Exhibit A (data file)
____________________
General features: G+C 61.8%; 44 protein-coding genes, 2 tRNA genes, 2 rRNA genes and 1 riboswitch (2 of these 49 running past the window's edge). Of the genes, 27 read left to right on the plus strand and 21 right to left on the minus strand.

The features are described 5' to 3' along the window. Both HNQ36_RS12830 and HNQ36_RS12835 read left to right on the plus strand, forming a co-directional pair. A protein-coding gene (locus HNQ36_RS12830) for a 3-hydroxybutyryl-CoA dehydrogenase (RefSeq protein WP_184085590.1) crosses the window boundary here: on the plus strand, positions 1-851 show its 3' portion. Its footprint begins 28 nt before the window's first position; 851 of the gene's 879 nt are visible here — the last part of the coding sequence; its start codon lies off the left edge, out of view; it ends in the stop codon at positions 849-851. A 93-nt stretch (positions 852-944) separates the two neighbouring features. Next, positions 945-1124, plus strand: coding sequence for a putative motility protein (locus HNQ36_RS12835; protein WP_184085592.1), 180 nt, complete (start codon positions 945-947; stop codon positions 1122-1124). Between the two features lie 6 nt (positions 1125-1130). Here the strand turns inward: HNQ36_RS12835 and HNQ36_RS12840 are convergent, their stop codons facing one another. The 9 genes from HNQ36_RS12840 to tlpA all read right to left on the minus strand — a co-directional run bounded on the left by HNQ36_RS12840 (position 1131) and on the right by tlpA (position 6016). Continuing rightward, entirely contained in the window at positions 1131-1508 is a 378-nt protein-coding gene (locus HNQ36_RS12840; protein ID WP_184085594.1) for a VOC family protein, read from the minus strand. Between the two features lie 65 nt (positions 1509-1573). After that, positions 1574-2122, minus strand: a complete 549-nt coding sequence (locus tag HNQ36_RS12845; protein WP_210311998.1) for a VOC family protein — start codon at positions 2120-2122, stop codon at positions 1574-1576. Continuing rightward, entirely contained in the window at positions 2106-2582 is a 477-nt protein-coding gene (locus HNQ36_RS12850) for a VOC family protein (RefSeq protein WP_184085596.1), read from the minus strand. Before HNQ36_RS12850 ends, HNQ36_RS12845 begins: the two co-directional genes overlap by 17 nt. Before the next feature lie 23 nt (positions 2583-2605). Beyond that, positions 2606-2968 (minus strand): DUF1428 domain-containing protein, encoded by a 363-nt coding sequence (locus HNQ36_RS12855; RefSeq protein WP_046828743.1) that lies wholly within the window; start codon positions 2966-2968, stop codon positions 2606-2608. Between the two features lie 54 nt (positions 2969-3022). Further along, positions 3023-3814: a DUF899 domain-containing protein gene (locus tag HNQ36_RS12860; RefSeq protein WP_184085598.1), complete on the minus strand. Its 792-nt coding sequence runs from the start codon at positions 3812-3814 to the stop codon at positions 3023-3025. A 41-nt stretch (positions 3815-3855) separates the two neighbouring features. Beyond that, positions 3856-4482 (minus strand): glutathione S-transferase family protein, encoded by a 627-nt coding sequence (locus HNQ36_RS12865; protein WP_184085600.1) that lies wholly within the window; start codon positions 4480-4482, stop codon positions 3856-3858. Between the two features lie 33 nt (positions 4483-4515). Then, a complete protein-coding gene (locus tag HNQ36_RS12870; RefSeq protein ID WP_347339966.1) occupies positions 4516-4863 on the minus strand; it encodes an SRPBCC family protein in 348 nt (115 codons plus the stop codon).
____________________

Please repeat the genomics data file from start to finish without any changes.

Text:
General features: G+C 61.8%; 44 protein-coding genes, 2 tRNA genes, 2 rRNA genes and 1 riboswitch (2 of these 49 running past the window's edge). Of the genes, 27 read left to right on the plus strand and 21 right to left on the minus strand.

The features are described 5' to 3' along the window. Both HNQ36_RS12830 and HNQ36_RS12835 read left to right on the plus strand, forming a co-directional pair. A protein-coding gene (locus HNQ36_RS12830) for a 3-hydroxybutyryl-CoA dehydrogenase (RefSeq protein WP_184085590.1) crosses the window boundary here: on the plus strand, positions 1-851 show its 3' portion. Its footprint begins 28 nt before the window's first position; 851 of the gene's 879 nt are visible here — the last part of the coding sequence; its start codon lies off the left edge, out of view; it ends in the stop codon at positions 849-851. A 93-nt stretch (positions 852-944) separates the two neighbouring features. Next, positions 945-1124, plus strand: coding sequence for a putative motility protein (locus HNQ36_RS12835; protein WP_184085592.1), 180 nt, complete (start codon positions 945-947; stop codon positions 1122-1124). Between the two features lie 6 nt (positions 1125-1130). Here the strand turns inward: HNQ36_RS12835 and HNQ36_RS12840 are convergent, their stop codons facing one another. The 9 genes from HNQ36_RS12840 to tlpA all read right to left on the minus strand — a co-directional run bounded on the left by HNQ36_RS12840 (position 1131) and on the right by tlpA (position 6016). Continuing rightward, entirely contained in the window at positions 1131-1508 is a 378-nt protein-coding gene (locus HNQ36_RS12840; protein ID WP_184085594.1) for a VOC family protein, read from the minus strand. Between the two features lie 65 nt (positions 1509-1573). After that, positions 1574-2122, minus strand: a complete 549-nt coding sequence (locus tag HNQ36_RS12845; protein WP_210311998.1) for a VOC family protein — start codon at positions 2120-2122, stop codon at positions 1574-1576. Continuing rightward, entirely contained in the window at positions 2106-2582 is a 477-nt protein-coding gene (locus HNQ36_RS12850) for a VOC family protein (RefSeq protein WP_184085596.1), read from the minus strand. Before HNQ36_RS12850 ends, HNQ36_RS12845 begins: the two co-directional genes overlap by 17 nt. Before the next feature lie 23 nt (positions 2583-2605). Beyond that, positions 2606-2968 (minus strand): DUF1428 domain-containing protein, encoded by a 363-nt coding sequence (locus HNQ36_RS12855; RefSeq protein WP_046828743.1) that lies wholly within the window; start codon positions 2966-2968, stop codon positions 2606-2608. Between the two features lie 54 nt (positions 2969-3022). Further along, positions 3023-3814: a DUF899 domain-containing protein gene (locus tag HNQ36_RS12860; RefSeq protein WP_184085598.1), complete on the minus strand. Its 792-nt coding sequence runs from the start codon at positions 3812-3814 to the stop codon at positions 3023-3025. A 41-nt stretch (positions 3815-3855) separates the two neighbouring features. Beyond that, positions 3856-4482 (minus strand): glutathione S-transferase family protein, encoded by a 627-nt coding sequence (locus HNQ36_RS12865; protein WP_184085600.1) that lies wholly within the window; start codon positions 4480-4482, stop codon positions 3856-3858. Between the two features lie 33 nt (positions 4483-4515). Then, a complete protein-coding gene (locus tag HNQ36_RS12870; RefSeq protein ID WP_347339966.1) occupies positions 4516-4863 on the minus strand; it encodes an SRPBCC family protein in 348 nt (115 codons plus the stop codon).